Monday, November 16, 2015

Amir Katz solos in the Israel Chamber Orchestra's opening concert of the 2015-2016 season

On November 11th 2015, in the Recanati Auditorium of the Tel Aviv Museum of Art, the Israel Chamber Orchestra opened its 2015-2016 concert season with a program of works by Ives, Chopin and Beethoven. The event was conducted by the orchestra’s new musical director Ariel Zuckermann. In his friendly, informal manner, Maestro Zuckermann addressed the audience, referring to the financial straits in which the audience had found itself and to how the board of management and audience are contributing to rehabilitate the ICO, to start the new season on a better footing and to reach out to a wider range of audiences, including those of children. After expressing his appreciation to sponsors and to Dr. Eitan Or, chairman of the ICO’s governing council and to the audience itself, Zuckermann spoke of one of his aims as musical director being to surprise the audience.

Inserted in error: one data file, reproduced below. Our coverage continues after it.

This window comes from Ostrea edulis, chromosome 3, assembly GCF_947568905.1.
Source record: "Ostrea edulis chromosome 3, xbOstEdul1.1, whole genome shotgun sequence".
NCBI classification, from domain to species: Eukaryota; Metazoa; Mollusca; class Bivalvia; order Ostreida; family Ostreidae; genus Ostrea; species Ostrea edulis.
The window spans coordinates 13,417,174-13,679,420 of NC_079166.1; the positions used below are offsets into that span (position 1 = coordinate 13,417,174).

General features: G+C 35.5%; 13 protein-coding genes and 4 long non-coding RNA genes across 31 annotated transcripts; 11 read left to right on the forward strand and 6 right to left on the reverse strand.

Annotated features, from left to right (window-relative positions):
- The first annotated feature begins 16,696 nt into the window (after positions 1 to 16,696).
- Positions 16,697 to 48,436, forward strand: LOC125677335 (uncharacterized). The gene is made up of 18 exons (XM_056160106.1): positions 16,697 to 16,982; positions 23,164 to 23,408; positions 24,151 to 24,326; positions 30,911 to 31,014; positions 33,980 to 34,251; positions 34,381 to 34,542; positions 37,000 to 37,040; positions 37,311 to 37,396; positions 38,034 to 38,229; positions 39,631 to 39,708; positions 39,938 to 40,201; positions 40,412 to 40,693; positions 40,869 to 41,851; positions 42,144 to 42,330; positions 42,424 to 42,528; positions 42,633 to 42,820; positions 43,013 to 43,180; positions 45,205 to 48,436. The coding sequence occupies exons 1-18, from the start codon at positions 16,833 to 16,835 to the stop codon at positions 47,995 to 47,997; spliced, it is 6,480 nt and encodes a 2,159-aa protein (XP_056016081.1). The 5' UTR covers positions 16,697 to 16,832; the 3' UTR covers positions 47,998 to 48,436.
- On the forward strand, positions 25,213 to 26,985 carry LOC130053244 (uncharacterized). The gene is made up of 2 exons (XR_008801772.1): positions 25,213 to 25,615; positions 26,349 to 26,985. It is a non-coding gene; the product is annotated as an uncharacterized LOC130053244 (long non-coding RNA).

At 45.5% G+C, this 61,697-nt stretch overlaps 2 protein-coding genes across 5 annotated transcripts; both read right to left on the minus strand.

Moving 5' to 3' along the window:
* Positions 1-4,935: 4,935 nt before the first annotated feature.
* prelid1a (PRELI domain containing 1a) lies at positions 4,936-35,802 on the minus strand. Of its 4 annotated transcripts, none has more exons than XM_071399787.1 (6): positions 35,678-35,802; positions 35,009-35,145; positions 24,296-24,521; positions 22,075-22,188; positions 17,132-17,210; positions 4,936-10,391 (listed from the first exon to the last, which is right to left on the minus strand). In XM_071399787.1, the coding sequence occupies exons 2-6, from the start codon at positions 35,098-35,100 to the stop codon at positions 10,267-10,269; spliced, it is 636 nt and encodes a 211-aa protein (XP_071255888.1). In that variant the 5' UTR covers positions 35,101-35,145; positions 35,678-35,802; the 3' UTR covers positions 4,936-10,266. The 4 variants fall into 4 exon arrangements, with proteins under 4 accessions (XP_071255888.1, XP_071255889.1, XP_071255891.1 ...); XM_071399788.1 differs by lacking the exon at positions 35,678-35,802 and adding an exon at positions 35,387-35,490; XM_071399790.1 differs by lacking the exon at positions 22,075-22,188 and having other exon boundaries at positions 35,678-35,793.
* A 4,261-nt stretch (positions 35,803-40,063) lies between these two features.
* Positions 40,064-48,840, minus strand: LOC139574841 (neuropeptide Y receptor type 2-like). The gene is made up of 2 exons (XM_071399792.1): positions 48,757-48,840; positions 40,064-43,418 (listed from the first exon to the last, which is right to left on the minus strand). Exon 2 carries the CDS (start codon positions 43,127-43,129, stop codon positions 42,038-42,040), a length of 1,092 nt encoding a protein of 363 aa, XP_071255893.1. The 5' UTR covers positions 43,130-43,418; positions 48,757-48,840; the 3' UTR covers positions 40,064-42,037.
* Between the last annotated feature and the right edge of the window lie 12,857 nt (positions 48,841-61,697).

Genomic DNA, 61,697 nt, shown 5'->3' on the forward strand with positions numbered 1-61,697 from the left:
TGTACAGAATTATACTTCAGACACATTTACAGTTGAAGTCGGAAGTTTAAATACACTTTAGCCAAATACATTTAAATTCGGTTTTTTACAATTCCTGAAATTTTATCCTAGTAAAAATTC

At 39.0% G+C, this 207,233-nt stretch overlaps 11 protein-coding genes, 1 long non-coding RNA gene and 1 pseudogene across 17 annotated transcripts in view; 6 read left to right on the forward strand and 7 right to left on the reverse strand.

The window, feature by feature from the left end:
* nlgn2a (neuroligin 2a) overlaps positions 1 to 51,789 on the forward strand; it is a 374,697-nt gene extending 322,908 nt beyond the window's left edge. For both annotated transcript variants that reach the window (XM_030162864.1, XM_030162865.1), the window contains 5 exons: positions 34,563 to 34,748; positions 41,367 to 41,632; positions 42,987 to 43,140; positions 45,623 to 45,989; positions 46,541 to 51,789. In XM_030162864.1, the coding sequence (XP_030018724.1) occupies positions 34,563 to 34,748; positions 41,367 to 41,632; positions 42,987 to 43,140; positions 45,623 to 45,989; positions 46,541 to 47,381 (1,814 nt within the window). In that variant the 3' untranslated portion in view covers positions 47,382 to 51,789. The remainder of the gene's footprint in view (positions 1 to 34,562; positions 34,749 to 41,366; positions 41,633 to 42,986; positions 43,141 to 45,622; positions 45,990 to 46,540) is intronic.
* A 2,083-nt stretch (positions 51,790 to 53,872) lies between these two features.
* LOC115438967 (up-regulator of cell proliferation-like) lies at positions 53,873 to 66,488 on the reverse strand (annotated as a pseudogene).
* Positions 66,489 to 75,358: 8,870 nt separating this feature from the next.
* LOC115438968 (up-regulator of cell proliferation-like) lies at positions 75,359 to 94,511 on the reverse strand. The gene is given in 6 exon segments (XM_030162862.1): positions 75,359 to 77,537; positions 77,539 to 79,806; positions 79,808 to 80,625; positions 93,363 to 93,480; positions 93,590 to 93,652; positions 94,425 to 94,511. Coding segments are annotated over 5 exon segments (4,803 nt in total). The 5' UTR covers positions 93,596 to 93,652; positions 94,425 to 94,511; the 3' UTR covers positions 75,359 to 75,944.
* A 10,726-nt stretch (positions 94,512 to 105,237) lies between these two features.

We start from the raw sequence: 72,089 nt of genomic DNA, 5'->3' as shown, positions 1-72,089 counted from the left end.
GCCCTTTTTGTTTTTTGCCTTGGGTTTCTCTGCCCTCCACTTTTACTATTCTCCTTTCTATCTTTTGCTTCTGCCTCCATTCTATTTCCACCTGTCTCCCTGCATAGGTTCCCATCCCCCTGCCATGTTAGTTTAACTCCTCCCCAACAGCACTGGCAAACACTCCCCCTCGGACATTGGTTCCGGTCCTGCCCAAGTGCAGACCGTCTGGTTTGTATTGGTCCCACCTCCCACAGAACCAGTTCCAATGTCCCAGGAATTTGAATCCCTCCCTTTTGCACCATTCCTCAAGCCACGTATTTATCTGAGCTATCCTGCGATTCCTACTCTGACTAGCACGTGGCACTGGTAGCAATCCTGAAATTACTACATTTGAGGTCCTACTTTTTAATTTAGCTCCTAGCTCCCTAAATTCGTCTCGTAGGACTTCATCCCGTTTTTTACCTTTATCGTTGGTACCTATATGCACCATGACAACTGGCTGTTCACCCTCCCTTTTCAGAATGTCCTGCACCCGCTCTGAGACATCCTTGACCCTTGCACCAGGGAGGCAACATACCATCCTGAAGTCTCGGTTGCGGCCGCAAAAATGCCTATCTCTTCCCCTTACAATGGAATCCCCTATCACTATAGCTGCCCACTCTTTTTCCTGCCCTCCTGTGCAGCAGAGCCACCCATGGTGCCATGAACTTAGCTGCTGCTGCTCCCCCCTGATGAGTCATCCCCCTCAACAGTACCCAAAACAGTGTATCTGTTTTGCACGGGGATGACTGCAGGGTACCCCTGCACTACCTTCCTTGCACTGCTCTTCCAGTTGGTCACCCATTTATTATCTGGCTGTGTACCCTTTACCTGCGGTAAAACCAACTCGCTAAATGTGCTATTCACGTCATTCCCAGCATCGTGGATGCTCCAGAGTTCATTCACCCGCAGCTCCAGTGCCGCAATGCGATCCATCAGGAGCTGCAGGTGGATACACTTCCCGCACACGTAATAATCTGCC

With the latter in mind, Zuckermann took the bull by the horns, opening the program with American composer Charles Ives’ “Unanswered Question”. Composed in 1906 and revised in the 1930s, the work is scored for offstage string ensemble, solo trumpet and woodwind quartet. The audience was not quite sure what to make of the hall and stage suddenly being plunged into darkness, with only the woodwind quartet and Zuckermann on stage. In the composer’s modernistic signature musical language, Ives had constructed the somewhat programmatic work (referred to by him as a “cosmic landscape”) in three layers, with the tranquil, otherworldly-sounding, tonal, shimmering chords of the string section representing “the silences of the Druids”, the solo trumpet asking “the perennial question of existence” and the woodwind quartet becoming more agitated and provocative in its dissonant utterances. The work concludes with the trumpet asking the “question” for the last time, to be followed (or answered) by silence. Its free notation making for a new reading of it for each performance, Zuckermann and the ICO players, in a compelling performance of “Unanswered Question”, offered the audience the rare opportunity of hearing - and indeed experiencing - this work, its significance in the concept  of avant-garde music as pertinent as its statement of the co-existence of chaos and consonance.